Many of my cases involve cognitive impairment or decline, whether it be diagnosed or called Alzheimer’s, or dementia, or traumatic brain injury, or lack of mental capacity, or cognitive impairment, or otherwise.
In conservatorships the issue isn’t the diagnosis, but whether the prospective conservatee has the ability to take care of and understand financial and/or daily living tasks and to resist fraud and undue influence?
And in will and trust contests or disputes, the issue is whether the decedent understood his or her assets and the effect of the provisions in the will or trust, and whether the will or trust provisions are what the decedent would have naturally wanted if the decedent had the mental capacity to understand his or her actions and the will or trust provisions, and to resist fraud and undue influence? One additional comment: there is case law that you might not need to wait until after someone dies to contest or seek to invalidate a will or trust – this is an area of law that is developing and that is a positive development.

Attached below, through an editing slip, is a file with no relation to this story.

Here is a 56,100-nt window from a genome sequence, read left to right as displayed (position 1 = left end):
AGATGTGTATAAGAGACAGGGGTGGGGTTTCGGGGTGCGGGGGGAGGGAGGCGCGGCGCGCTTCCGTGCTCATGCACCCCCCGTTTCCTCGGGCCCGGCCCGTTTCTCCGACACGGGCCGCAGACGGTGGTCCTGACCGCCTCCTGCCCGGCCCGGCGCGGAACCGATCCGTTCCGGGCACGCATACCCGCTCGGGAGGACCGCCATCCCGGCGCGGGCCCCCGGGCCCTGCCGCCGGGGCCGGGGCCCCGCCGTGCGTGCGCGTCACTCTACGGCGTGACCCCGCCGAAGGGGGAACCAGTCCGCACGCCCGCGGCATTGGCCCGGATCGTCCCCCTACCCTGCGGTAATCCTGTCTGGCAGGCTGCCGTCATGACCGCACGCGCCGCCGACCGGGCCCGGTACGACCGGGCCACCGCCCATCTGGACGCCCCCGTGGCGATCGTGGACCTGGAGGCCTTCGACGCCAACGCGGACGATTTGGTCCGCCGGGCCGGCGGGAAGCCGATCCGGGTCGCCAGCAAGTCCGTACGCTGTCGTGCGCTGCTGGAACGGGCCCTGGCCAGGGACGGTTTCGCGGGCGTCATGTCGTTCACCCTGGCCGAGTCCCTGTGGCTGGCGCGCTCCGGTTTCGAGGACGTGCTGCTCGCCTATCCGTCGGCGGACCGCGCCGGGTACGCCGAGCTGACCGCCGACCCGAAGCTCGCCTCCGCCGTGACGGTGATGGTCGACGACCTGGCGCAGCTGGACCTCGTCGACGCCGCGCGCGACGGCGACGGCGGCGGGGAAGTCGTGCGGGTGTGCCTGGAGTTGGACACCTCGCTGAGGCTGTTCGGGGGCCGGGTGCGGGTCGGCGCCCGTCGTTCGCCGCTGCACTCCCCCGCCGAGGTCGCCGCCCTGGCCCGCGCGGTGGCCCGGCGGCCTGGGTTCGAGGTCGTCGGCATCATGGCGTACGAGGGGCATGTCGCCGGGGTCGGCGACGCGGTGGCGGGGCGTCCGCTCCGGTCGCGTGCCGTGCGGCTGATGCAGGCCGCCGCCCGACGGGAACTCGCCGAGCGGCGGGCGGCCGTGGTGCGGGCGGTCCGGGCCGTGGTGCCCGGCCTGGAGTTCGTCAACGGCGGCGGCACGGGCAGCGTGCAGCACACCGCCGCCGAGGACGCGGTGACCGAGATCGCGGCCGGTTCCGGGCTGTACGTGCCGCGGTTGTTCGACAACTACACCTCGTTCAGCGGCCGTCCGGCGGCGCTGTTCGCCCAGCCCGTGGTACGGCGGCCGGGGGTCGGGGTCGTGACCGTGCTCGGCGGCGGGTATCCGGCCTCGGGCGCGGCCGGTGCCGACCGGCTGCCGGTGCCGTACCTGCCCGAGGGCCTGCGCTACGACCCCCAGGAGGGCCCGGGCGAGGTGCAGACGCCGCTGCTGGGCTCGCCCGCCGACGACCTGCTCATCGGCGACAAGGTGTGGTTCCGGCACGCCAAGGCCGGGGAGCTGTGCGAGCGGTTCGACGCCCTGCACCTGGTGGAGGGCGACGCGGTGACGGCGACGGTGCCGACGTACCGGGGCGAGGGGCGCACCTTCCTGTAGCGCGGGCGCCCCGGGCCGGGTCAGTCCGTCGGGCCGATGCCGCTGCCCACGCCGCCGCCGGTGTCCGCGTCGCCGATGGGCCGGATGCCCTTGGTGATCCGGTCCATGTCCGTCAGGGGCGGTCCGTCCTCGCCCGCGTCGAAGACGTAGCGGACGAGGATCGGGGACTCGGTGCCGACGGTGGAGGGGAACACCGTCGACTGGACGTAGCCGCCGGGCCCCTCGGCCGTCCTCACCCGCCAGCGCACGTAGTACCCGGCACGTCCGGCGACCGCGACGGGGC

Dave Tate (San Francisco and California), http://californiaestatetrust.com
In will and trust contest actions the person who signed or who supposedly signed the will or trust is usually deceased. Statements that the decedent previously made are considered hearsay, i.e., a statement made out of court that is being admitted for the truth of the statement, and are not admissible in evidence unless a hearsay exception applies. California Evidence Code section 1260 provides an important possible hearsay exception that may apply in will and trust contest cases; however, the applicability of section 1260 depends on a determination by the Judge in the case and applicability can vary from case to case and from Judge to Judge.
California Evidence Code section 1260 provides as follows: